What is an ankle sprain?
Most people have twisted an ankle at some point in their life. But if your ankle gets swollen and painful after you twist it, you have most likely sprained it. This means you have stretched and possibly torn the ligaments in your ankle.
Even though ankle sprains are common, they are not always minor injuries. Some people with repeated or severe sprains can develop long-term joint pain and weakness. Treating a sprained ankle can help prevent ongoing ankle problems.
What causes ankle sprains?
Most types of ankle sprains happen when you make a rapid shifting movement with your foot planted, such as when you play soccer or get tackled in football. Often the ankle rolls outward and the foot turns inward. This causes the ligaments on the outside of the ankle to stretch and tear. Less often, the ankle rolls inward and the foot turns outward. This damages the ligaments on the inside of the ankle.
An ankle sprain can range from mild to severe, depending on how badly the ligament is damaged and how many ligaments are injured. With a mild sprain, the ankle may be tender, swollen, and stiff. But it usually feels stable, and you can walk with little pain. A more serious sprain might include bruising and tenderness around the ankle, and walking is painful. In a severe ankle sprain, the ankle is unstable and may feel “wobbly.” You can’t walk, because the ankle gives out and may be very painful.
What are the symptoms?
With most sprains, you feel pain right away at the site of the tear. Often the ankle starts to swell immediately and may bruise . The ankle area is usually tender to touch, and it hurts to move it.
In more severe sprains, you may hear and/or feel something tear, along with a pop or snap. You will probably have extreme pain at first and will not be able to walk or even put weight on your foot. Usually, the more pain and swelling you have, the more severe your ankle sprain is and the longer it will take to heal.
Initial treatment for an ankle sprain is summarized as the RICE approach:
- Rest. You may need to use crutches until walking is not painful without them.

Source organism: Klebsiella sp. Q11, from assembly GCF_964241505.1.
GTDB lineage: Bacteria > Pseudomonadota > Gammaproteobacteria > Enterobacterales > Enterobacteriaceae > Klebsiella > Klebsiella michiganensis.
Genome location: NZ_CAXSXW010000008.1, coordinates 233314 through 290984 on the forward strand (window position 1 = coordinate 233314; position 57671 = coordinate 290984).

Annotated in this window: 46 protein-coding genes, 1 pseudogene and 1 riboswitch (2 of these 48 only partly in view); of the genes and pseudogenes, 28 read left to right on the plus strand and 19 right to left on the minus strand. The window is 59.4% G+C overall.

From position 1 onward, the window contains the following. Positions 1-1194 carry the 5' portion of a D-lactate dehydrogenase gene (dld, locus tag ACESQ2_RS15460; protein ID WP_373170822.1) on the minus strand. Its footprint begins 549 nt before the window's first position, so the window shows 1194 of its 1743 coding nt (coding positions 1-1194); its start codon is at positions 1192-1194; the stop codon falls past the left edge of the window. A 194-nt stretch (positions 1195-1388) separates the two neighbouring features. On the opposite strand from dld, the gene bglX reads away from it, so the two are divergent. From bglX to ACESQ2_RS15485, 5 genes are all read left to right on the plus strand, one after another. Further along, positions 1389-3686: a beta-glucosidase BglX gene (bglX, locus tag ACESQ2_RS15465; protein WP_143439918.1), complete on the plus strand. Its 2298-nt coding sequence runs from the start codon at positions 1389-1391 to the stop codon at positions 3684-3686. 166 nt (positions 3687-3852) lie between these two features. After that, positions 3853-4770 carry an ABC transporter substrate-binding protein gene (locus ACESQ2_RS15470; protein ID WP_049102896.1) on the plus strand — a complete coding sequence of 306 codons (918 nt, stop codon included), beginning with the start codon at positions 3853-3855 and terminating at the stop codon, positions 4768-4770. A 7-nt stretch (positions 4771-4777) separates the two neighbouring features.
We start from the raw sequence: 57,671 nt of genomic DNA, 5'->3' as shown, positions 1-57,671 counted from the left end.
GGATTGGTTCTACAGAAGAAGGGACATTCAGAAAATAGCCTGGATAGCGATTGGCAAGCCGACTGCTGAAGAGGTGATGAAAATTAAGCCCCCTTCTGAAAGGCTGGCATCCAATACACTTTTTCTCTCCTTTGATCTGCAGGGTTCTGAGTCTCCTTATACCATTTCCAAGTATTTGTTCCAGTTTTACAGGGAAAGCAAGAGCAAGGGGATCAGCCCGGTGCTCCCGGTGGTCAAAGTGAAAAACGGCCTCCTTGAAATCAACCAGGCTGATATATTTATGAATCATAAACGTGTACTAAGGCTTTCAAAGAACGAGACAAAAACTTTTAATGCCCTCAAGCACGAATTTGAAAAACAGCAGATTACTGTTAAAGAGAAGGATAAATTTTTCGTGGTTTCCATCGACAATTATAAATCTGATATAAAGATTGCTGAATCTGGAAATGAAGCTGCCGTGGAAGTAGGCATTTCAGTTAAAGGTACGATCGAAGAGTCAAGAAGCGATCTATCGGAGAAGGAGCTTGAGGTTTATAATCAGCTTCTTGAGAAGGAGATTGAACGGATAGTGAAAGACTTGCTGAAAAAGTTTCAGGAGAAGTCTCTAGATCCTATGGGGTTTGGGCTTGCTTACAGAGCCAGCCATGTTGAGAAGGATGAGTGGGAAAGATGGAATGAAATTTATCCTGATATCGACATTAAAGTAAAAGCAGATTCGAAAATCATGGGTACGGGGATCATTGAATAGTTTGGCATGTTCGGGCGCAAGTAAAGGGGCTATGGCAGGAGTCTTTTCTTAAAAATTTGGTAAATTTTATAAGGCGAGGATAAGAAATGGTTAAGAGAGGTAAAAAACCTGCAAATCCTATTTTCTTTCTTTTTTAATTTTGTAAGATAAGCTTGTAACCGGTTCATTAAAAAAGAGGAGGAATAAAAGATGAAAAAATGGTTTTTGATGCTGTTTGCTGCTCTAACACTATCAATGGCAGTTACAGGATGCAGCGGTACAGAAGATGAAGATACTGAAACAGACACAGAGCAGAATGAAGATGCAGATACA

- Ice. For the first 48 to 72 hours or until swelling goes down, apply an ice pack for 10 to 20 minutes every 1 to 2 hours during the day. After 48 hours, you can continue with ice or try contrast baths. There is not good scientific evidence that ice or contrast baths help, but they are often used.
- Compression. An elastic compression wrap will help decrease swelling and should be worn for the first 24 to 36 hours. A protective brace should also be worn if you try to bear weight on your injured ankle. Don’t apply the wrap too tightly. Loosen the bandage if it gets too tight. Signs that the bandage is too tight include numbness, tingling, increased pain, coolness, or swelling in the area below the bandage. See instructions on how to wrap an ankle with an elastic bandage. Compression wraps do not offer protection, except by reminding you to be careful of your ankle.
- Sprained Ankle: Using a Compression Wrap
- Elevation. Raise your ankle above the level of your heart for 2 to 3 hours a day if possible to decrease swelling and bruising.
If you are not taking any prescription pain relievers, you may want to take an over-the-counter pain reliever such as ibuprofen or naproxen to reduce pain and swelling. Be safe with medicines. Read and follow all instructions on the label.
It may help to wear hiking boots or other high-top, lace-up shoes for support. But use caution. Don’t force your foot into a boot if you feel a lot of pain or discomfort.